Amy Jo Johnson on Mighty Morphin Power Rangers being diverse but having the Black Ranger played by Walter Jones and the Yellow Ranger played by Thuy Trang: “It was diverse but too on the nose. I don’t know if they did that on purpose or if that was a mistake. I don’t know the logic behind it but I think they definitely learned their lesson.” Was this ever acknowledged among the cast? “Of course! Oh my god, it was a joke. For sure, we would have jokes about that and be like this is ridiculous.”
Amy Jo Johnson on starring in the Disney classic, Susie Q: “Oh my god, we shot in Vancouver and I had a blast. It was the first role where I got to be the lead. And when you’re a lead in a movie, those actors are the ones who really set the tone on set. It’s a big responsibility and some people don’t do so well with it. You hear nightmare stories of TV show sets where it’s a horrible environment and [that] usually comes from who’s #1 on that call sheet. I loved it. I had a blast. That was my first lead in a movie. I loved that role. I just loved it!”
Becky G on being proud of her Mexican heritage: “It’s funny because I’m American. I’m very proud to be Latina. It’s been involved in my everyday life.” Something that struck her as a child was in the movie Selena when Abraham Quintanilla makes a speech about being too Mexican for the Americans and too American for the Mexicans and how you can’t be in the middle. “I used to stay up at night like, ‘I am the middle! What am I gonna do and how am I gonna do it?’ and I realize that’s not an issue because the truth is whether you’re Latin or you’re something else, we all come from somewhere. And it’s acknowledging that and embracing that … Wearing those flags proudly. I am the crossover and there’s a lot of kids just like me.”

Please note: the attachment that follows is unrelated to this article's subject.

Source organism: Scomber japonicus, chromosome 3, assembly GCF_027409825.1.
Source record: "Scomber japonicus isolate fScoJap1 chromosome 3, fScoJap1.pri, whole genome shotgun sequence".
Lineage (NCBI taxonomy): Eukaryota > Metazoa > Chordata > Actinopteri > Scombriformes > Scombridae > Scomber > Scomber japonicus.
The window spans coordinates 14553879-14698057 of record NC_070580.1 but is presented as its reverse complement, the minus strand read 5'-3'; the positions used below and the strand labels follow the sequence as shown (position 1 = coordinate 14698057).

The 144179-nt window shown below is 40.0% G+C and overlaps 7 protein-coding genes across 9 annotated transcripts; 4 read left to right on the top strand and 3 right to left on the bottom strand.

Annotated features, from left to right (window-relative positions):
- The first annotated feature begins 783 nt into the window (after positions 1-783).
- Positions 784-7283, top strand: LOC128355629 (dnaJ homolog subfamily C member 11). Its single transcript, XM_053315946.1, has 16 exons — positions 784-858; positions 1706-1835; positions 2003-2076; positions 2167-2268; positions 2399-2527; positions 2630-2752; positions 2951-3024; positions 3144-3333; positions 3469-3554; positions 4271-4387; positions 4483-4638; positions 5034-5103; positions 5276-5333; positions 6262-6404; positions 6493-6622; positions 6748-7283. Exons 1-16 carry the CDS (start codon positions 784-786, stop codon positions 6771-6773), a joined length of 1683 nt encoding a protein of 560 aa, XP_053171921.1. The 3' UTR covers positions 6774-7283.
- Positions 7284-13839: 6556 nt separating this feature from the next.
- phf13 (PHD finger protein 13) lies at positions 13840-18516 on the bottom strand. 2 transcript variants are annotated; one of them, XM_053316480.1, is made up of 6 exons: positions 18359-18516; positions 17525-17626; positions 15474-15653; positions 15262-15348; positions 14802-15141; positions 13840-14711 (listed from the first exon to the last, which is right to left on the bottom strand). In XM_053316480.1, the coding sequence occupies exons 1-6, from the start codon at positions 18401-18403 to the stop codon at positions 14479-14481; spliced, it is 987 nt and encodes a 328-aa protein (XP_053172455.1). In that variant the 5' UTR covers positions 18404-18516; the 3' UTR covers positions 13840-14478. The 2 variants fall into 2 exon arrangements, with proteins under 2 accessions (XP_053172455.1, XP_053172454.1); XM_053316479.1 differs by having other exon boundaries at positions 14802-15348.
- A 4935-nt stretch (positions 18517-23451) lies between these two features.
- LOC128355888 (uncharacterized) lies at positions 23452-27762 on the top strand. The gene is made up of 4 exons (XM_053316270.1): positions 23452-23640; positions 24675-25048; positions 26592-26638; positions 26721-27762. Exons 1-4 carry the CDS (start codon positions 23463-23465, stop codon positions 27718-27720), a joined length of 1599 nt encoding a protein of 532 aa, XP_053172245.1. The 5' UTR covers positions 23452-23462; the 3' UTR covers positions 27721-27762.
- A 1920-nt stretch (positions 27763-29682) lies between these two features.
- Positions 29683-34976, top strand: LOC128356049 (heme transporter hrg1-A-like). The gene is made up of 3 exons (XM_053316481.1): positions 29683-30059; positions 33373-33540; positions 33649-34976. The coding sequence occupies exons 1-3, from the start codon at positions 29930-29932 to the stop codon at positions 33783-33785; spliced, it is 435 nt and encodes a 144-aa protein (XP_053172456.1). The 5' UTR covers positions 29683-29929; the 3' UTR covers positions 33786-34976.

Becky G on who she admires in the industry: “Zendaya is the epitome of what a strong young woman is. She’s very honest which I really appreciate because in this industry, it is so easy for people to be very manufactured and feel like there’s all these kinds of filters and they have to tiptoe around certain things. I feel like she, in a classy way, doesn’t shy away from talking about specific things…”
(image: Vivien Killilea/Getty Images)
Want more stories like this? Become a subscriber and support the site!
—The Mary Sue has a strict comment policy that forbids, but is not limited to, personal insults toward anyone, hate speech, and trolling.—